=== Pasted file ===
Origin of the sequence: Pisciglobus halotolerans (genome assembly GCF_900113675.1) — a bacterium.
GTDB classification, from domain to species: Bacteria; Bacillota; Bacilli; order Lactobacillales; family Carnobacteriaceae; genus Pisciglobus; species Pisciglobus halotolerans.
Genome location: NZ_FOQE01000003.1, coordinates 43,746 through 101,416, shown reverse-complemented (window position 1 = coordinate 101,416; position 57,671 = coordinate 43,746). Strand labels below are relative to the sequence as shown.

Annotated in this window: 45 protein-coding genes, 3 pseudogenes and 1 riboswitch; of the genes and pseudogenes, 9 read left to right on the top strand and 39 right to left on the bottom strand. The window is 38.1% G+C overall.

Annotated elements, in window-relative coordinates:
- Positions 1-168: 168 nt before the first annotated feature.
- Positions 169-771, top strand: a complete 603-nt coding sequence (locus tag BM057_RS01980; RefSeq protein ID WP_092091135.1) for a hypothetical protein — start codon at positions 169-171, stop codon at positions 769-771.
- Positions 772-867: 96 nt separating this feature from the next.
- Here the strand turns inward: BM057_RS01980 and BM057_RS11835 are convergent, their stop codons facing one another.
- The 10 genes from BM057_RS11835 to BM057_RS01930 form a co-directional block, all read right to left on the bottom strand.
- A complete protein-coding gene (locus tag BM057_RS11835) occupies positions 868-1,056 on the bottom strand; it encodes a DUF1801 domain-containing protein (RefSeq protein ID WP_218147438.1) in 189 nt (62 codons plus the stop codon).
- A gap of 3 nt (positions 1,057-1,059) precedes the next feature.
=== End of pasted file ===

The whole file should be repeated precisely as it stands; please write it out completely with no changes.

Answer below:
Origin of the sequence: Pisciglobus halotolerans (genome assembly GCF_900113675.1) — a bacterium.
GTDB classification, from domain to species: Bacteria; Bacillota; Bacilli; order Lactobacillales; family Carnobacteriaceae; genus Pisciglobus; species Pisciglobus halotolerans.
Genome location: NZ_FOQE01000003.1, coordinates 43,746 through 101,416, shown reverse-complemented (window position 1 = coordinate 101,416; position 57,671 = coordinate 43,746). Strand labels below are relative to the sequence as shown.

Annotated in this window: 45 protein-coding genes, 3 pseudogenes and 1 riboswitch; of the genes and pseudogenes, 9 read left to right on the top strand and 39 right to left on the bottom strand. The window is 38.1% G+C overall.

Annotated elements, in window-relative coordinates:
- Positions 1-168: 168 nt before the first annotated feature.
- Positions 169-771, top strand: a complete 603-nt coding sequence (locus tag BM057_RS01980; RefSeq protein ID WP_092091135.1) for a hypothetical protein — start codon at positions 169-171, stop codon at positions 769-771.
- Positions 772-867: 96 nt separating this feature from the next.
- Here the strand turns inward: BM057_RS01980 and BM057_RS11835 are convergent, their stop codons facing one another.
- The 10 genes from BM057_RS11835 to BM057_RS01930 form a co-directional block, all read right to left on the bottom strand.
- A complete protein-coding gene (locus tag BM057_RS11835) occupies positions 868-1,056 on the bottom strand; it encodes a DUF1801 domain-containing protein (RefSeq protein ID WP_218147438.1) in 189 nt (62 codons plus the stop codon).
- A gap of 3 nt (positions 1,057-1,059) precedes the next feature.